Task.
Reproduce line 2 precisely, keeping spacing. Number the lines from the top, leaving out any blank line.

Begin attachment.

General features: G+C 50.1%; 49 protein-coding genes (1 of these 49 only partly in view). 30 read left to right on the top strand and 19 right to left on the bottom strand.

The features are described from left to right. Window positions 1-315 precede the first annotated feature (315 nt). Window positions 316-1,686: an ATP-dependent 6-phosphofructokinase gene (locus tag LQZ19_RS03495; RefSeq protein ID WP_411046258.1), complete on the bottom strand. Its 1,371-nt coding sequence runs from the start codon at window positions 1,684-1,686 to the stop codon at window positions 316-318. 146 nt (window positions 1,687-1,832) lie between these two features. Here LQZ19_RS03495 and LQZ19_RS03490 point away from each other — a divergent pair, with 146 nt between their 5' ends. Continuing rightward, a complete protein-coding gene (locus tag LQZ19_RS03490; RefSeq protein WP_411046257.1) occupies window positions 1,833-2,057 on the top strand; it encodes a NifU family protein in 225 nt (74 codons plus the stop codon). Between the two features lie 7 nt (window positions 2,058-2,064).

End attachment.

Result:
The features are described from left to right. Window positions 1-315 precede the first annotated feature (315 nt). Window positions 316-1,686: an ATP-dependent 6-phosphofructokinase gene (locus tag LQZ19_RS03495; RefSeq protein ID WP_411046258.1), complete on the bottom strand. Its 1,371-nt coding sequence runs from the start codon at window positions 1,684-1,686 to the stop codon at window positions 316-318. 146 nt (window positions 1,687-1,832) lie between these two features. Here LQZ19_RS03495 and LQZ19_RS03490 point away from each other — a divergent pair, with 146 nt between their 5' ends. Continuing rightward, a complete protein-coding gene (locus tag LQZ19_RS03490; RefSeq protein WP_411046257.1) occupies window positions 1,833-2,057 on the top strand; it encodes a NifU family protein in 225 nt (74 codons plus the stop codon). Between the two features lie 7 nt (window positions 2,058-2,064).